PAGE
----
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At just 22 years old and in only his second year in the league, there’s no way Darnold wants something like this to stick. Coming across as one part shock and one part fear, one part admission and one part confession, the onetime third overall pick in the draft looked like an overwhelmed football neophyte unprepared to face the veteran opponent in his path. Though he has the rest of his career to try to change the narrative, he just let the rest of the football world know he can be rattled. The Patriots gave them the blueprint to do it.

“He said he felt like it was one of the worst games he ever played,” teammate Le’Veon Bell said. “I said there’s always been games like that where you don’t play well. Now you know, you can only play better from here on out. You can’t play no worse than you played tonight. I think he learned a lot from tonight. Sometimes that’s what you have with a young player.”

These lessons seem to happen more often against the Patriots than anyone else. This is what they do. The franchise has made a living ruining the lives of opposing quarterbacks, feasting on young, inexperienced ones or veteran, bad ones alike. Yet no team has felt their wrath more over the years than the Jets.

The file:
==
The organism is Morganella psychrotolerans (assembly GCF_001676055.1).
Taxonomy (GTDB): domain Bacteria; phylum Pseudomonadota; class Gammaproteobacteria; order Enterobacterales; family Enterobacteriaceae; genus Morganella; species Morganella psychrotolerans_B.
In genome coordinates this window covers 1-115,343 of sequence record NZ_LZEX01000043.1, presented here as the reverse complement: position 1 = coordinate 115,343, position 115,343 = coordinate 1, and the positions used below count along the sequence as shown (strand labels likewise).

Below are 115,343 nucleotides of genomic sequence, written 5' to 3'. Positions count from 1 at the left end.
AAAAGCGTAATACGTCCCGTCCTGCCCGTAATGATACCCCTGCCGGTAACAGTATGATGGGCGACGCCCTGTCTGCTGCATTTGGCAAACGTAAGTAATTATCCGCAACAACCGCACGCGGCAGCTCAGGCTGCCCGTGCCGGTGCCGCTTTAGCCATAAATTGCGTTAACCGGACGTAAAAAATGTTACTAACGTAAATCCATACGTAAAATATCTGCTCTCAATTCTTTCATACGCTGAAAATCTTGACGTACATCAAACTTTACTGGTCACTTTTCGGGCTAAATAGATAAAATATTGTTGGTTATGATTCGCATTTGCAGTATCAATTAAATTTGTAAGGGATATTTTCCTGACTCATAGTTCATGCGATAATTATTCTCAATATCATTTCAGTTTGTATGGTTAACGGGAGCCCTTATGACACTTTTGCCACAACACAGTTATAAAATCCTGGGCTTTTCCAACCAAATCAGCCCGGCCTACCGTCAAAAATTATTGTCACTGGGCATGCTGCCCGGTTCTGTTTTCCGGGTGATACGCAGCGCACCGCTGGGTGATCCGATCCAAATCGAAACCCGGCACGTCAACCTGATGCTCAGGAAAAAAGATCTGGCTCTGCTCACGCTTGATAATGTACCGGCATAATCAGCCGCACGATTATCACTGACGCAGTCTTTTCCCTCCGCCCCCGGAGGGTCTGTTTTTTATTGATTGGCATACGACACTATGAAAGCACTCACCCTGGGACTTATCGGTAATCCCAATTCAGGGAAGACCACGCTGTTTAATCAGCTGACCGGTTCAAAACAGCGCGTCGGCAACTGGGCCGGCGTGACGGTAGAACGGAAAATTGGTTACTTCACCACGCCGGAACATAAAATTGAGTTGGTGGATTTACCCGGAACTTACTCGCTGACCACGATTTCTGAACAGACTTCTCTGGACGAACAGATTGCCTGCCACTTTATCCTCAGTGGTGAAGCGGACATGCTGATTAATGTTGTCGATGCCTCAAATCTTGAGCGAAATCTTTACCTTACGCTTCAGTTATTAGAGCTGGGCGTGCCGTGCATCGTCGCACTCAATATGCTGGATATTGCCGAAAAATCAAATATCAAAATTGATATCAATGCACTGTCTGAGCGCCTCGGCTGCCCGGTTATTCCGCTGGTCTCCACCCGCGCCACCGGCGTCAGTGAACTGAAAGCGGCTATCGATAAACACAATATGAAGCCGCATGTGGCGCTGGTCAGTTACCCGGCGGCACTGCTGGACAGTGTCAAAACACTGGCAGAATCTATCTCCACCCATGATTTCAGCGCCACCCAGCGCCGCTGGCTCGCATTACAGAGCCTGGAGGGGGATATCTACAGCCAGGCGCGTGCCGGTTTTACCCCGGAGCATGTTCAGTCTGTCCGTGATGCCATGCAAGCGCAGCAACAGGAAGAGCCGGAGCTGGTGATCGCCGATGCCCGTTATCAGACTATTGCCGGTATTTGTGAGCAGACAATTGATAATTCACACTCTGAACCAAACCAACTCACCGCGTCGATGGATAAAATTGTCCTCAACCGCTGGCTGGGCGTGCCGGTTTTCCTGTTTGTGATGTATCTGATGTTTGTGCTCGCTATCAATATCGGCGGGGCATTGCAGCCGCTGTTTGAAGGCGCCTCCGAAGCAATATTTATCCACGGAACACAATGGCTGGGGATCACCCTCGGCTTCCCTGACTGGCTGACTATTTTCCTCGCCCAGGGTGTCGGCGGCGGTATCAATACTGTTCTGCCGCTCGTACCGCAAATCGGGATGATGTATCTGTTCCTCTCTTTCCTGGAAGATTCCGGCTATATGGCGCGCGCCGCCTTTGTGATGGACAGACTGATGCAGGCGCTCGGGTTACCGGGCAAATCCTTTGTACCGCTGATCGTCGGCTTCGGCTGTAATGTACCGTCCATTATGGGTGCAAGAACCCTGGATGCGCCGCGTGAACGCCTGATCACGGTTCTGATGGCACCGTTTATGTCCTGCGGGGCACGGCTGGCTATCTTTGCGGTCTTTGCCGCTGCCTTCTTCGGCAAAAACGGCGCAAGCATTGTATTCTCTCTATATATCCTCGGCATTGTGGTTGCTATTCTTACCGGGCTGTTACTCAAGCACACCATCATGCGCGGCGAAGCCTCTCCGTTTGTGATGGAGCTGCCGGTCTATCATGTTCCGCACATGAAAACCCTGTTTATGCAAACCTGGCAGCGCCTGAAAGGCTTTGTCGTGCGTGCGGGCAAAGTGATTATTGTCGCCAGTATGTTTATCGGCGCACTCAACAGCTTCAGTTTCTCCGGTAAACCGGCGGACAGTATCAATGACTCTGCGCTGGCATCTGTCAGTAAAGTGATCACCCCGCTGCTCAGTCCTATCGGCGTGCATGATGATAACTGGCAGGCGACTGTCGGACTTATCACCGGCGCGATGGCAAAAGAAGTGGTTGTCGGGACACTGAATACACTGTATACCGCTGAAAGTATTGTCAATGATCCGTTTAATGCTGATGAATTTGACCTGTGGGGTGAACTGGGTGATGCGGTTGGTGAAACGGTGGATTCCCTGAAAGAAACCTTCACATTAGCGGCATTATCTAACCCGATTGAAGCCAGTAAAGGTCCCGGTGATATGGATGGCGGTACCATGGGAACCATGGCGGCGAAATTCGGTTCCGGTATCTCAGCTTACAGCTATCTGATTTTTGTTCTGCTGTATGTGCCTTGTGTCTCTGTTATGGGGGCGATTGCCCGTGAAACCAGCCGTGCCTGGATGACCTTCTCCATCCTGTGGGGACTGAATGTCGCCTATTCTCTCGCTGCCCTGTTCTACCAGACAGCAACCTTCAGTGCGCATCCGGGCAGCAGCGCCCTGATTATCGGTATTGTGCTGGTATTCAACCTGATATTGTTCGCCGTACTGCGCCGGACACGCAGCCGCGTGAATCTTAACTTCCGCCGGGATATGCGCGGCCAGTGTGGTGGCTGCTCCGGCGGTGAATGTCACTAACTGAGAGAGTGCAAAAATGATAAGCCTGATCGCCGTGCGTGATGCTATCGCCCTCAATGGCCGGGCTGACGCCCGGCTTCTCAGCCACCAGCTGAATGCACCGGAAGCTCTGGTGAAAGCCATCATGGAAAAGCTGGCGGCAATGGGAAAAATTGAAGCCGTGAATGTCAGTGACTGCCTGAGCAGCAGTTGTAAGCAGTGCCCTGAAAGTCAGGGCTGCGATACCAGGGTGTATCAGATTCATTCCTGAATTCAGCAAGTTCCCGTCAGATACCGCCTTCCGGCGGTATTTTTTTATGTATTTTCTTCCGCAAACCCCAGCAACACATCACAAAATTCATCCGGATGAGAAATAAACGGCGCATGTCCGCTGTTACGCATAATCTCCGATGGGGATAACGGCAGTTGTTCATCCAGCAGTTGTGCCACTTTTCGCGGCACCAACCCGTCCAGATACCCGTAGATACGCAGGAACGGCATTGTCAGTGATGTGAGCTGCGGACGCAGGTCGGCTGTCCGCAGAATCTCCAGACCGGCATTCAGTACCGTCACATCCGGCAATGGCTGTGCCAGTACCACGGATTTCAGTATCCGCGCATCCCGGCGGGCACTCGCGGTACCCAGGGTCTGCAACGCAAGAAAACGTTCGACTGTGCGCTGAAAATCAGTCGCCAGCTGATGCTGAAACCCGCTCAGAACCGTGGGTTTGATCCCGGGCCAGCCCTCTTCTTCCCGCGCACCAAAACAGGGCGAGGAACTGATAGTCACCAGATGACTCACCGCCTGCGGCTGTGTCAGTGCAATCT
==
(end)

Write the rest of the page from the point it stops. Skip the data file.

Has Mark Sanchez ever recovered from his infamous “butt fumble” on Thanksgiving night seven years ago? The Butt Fumble has its own Wikipedia page, filled with all the details of that 49-19 humiliation on this same MetLife Stadium turf, an indelible reminder of the moment Sanchez collided with the rear end of his offensive lineman Brandon Moore, fumbled the ball, and saw the Patriots turn it into the first of three touchdowns across the next 52 seconds of game time.

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Tom Brady and Co. didn’t reach such ridiculous scoring heights Monday, but after staking themselves to a 24-0 halftime lead, after watching Darnold disintegrate as they soared, there was no better comparison to be found.